The Grand Mufti of Lebanon, Sheikh Abdul Latif Derian, said: “Palestine is not a commodity that is sold and bought. It is an issue that will be solved by the return of Palestinian people to land occupied by a brutal enemy. We say to whoever tries to lure our Arab countries with billions of dollars: Arab land, especially the land of blessed Palestine, is priceless and we will not accept resettlement.

“No one should dream that the Palestinians in the diaspora will be resettled — they will return to the Palestinian state with Jerusalem as its capital.”

The Beirut Bar Association (BBA) witnessed a rally of dozens of lawyers after they walked out of court hearings to protest. “The Manama workshop aims to eliminate the Palestinian issue, and the right of return of the refugees to their country,” said Jamil Qambris, secretary of the BBA.

The Lebanese-Palestinian Dialogue Committee is a Lebanese governmental advisory body, dealing with the governance of Palestinian refugees.

A census conducted by the Lebanese and Palestinian Central Bureau of Statistics in 2017 showed that over 78,000 Palestinian refugees based in the country live in camps.


Tunisia’s Islamist Ennahda throws weight behind vote frontrunner

Updated 21 September 2019

Tunisia’s Islamist Ennahda throws weight behind vote frontrunner

  • Karoui came second with 15.6 percent
  • The result was a major upset for Tunisia’s political establishment

TUNIS: Tunisia’s influential Islamist-inspired party Ennahda said on Friday it will support law professor and political outsider Kais Saied in a presidential runoff against jailed media magnate Nabil Karoui.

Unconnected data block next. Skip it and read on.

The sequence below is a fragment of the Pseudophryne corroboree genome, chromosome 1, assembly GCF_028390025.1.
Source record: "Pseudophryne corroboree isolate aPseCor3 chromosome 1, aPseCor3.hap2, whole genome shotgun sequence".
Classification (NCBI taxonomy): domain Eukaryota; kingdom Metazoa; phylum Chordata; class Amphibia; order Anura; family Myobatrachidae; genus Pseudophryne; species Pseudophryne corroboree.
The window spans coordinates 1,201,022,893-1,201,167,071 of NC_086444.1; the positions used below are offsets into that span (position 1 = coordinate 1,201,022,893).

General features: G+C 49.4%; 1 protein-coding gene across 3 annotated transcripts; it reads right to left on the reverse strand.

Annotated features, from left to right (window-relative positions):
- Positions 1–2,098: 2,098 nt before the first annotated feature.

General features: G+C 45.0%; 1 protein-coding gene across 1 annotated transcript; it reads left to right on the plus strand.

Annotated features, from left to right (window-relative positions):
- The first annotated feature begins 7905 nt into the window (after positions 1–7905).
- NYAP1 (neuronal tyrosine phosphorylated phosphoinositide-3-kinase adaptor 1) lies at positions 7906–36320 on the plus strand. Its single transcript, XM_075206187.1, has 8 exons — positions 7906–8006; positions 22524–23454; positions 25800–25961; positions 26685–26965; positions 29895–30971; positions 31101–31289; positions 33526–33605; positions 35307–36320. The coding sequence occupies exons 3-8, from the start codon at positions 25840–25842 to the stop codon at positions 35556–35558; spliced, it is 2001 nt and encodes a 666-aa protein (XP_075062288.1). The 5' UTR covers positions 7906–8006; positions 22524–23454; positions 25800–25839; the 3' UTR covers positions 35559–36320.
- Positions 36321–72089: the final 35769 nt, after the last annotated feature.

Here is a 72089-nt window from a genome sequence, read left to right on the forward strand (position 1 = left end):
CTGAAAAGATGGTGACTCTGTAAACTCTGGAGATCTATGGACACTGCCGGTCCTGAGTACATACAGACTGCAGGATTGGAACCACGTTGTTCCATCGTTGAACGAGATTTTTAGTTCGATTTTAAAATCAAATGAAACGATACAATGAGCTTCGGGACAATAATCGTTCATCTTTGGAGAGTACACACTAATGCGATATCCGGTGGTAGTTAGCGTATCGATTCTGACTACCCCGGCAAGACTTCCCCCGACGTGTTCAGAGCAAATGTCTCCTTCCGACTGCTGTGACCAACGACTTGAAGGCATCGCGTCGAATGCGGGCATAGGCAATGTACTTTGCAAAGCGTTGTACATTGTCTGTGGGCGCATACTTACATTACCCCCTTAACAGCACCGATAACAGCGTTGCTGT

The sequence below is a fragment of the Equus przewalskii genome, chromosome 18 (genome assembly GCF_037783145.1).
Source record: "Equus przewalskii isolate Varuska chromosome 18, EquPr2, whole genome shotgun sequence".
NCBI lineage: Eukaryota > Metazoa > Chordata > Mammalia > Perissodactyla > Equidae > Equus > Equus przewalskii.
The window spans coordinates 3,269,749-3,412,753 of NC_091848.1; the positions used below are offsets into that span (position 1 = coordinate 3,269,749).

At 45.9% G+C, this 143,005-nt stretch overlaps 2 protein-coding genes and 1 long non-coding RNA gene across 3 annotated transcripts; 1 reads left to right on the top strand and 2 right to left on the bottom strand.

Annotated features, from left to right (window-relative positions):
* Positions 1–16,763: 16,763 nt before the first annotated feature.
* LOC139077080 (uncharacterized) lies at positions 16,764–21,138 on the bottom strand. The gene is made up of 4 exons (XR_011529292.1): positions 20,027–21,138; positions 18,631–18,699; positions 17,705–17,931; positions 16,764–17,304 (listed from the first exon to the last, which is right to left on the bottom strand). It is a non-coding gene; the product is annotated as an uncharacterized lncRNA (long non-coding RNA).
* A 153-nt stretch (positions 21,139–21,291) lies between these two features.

“Ennahda has chosen to support the people’s choice,” party spokesman Imed Khemiri told AFP after last Sunday’s first round of polling in which Saied finished ahead with 18.4 percent of the vote.

The surprise result of the election, contested by more than 20 candidates, thrust to the fore both Saied and Karoui, likewise from outside the world of traditional Tunisian politics.

Karoui came second with 15.6 percent, said the electoral commission ISIE, while Ennahda, a main force in Parliament, scored 12.9 percent with its first-ever candidate to run for the presidency, Abdelfattah Mourou.

The result was a major upset for Tunisia’s political establishment, in place since the fall of late leader Zine El-Abidine Ben Ali eight years ago after mass protests that sparked the Arab Spring revolts.

HIGHLIGHT

The surprise result of the election, contested by more than 20 candidates, thrust to the fore both Saied and Karoui, likewise from outside the world of traditional Tunisian politics.

Saied, a fiercely independent academic aged 61, advocates a radical decentralization of power, with local democracy and the ability to remove elected officials from office during their mandates.

He is also perceived as very conservative on social issues, and has defended the death penalty, criminalization of homosexuality and a sexual assault law that punishes unmarried couples who engage in public displays of affection.

Karoui, a 56-year-old media magnate, has been held in prison since Aug. 23 under investigation for alleged money laundering.

He remains eligible to run as long as any conviction does not also specifically deprive him of his civil rights, according to ISIE.

Karoui has in recent years used his popular television channel Nessma to launch high-profile charity campaigns, often appearing in designer suits as he criss-crosses the country to meet with some of its poorest.